The key to good dog behaviour

28/02/2018 0

By: Peta Gay Railton

Dogs can be such gorgeous companions—lovely to come home to, fun to play with and a good reason to take a walk every day. As long as they are well-adjusted, relaxed and well-behaved, dogs are an absolute joy to have around. We might focus our attention on good dog behaviour, but it is the behaviour of their owners that is the real key.

Training dogs is absolutely not just a matter of rewarding good behaviour with treats. That could just as easily result in dog behaviour that is quite obnoxious—like the one that leapt onto my desk and devastated my keyboard recently. This dog could do flips, but he could not behave himself in a way that made him good to have around. He hadn’t been trained, he had been taught to do tricks.

Signs of anxiety in dog behaviour

Highly anxious dogs pant, lick their lips constantly and often yawn a lot, so if yours is doing all of that, it would be wise to seek professional help.

It is not necessary for a dog to be anxious as long as people start reinforcing good dog behaviour when the puppy is little. It is very much a case of the earlier the better, because it is much harder to train out annoying behaviour in a mature dog.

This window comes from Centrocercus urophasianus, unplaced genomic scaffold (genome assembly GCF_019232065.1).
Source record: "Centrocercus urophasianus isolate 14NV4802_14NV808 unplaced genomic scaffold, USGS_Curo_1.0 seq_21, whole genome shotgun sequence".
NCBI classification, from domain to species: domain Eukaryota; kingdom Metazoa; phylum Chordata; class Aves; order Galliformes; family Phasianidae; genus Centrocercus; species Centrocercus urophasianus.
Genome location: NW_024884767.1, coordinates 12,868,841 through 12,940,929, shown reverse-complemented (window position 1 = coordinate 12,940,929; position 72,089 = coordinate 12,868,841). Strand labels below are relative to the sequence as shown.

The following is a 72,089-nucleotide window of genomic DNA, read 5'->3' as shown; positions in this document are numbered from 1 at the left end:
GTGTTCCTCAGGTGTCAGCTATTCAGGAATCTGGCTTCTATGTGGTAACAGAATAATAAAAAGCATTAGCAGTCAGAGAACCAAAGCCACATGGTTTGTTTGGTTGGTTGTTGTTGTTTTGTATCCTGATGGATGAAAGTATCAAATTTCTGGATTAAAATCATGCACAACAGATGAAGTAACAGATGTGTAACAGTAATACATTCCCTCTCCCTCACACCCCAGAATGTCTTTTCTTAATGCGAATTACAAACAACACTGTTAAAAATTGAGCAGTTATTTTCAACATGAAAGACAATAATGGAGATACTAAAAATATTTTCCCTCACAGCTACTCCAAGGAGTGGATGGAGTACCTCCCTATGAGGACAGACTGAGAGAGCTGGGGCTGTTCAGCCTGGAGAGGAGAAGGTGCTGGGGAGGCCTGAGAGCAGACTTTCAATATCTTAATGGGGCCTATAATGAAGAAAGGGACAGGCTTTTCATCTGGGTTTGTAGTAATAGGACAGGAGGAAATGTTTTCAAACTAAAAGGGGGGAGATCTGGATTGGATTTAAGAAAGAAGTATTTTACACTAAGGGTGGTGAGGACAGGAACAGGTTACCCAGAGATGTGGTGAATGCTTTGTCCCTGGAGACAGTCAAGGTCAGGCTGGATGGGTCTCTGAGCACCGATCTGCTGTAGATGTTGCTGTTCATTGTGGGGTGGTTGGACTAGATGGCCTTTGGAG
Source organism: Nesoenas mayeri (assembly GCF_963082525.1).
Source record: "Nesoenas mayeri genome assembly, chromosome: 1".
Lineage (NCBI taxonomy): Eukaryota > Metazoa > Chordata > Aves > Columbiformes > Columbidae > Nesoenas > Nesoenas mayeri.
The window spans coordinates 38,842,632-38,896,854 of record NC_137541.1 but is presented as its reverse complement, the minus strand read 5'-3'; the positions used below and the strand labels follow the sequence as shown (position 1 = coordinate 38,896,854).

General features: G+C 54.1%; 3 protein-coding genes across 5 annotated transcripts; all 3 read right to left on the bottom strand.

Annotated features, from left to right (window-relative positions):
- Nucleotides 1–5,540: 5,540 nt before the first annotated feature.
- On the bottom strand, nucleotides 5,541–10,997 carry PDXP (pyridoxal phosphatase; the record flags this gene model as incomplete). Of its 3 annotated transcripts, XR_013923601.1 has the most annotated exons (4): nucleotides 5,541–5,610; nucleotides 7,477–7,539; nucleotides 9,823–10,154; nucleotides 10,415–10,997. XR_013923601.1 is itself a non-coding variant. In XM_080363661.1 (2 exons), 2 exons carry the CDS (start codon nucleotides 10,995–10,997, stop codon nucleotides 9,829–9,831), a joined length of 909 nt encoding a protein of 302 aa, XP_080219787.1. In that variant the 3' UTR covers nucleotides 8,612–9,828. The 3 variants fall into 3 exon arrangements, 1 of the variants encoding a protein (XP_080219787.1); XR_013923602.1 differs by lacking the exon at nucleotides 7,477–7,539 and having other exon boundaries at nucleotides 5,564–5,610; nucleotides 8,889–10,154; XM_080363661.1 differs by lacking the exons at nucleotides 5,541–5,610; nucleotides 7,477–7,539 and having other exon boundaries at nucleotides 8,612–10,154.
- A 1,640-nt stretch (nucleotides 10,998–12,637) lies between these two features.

Yes, puppies are cute, but you still need to start as you mean to go on with them. If you pat your puppy and fuss over it every time it jumps up on you, and then strangers do the same thing, you will be reinforcing the idea that jumping up on you is okay. Understandably, the dog thinks it’s fun.

Next thing you have a grown-up dog with dirty paws jumping up on your white pants when you’re ready to go out. You’re not happy—but guess who trained it to do that?

How dogs learn to behave

Dogs learn by the kinds of responses they receive. If the response is good, they will repeat the behaviour. If it isn’t, or there is simply no response, there’s no point.

Many of the dogs I used to euthanise had become obnoxious as a result of people not taking enough care when they were raising them. Fortunately, rather than being euthanised, dogs are now re-homed from the pounds and there are a number of excellent re-homing agencies that do that.

The first thing I do as soon as I get a puppy home is teach it to sit. I don’t ask it to sit. I wait for it to sit, and reward it really quickly as soon as it sits down. Very soon, this puppy will be sitting for me every five seconds. Every time it does that, I reward it with some delicious roast chicken. While it may have the urge to jump up onto my lap, it learns that the reward in the form of a treat and a pat comes every time it sits. It does not get the reward when it does not keep its distance.

Can you teach an old dog?

Of course, the older they are, the harder it is to change a dog’s behaviour. A bit like humans. But it is not impossible. Obnoxious behaviour can certainly be corrected, but it takes a lot of patience and you need to know what you’re doing. Anxious behaviour is a lot harder to change when a dog is older.

For that reason, if someone is thinking of getting a dog, I recommend getting a puppy. A dog that someone else has discarded will be anxious and difficult. But a new puppy will grow up to be perfect.


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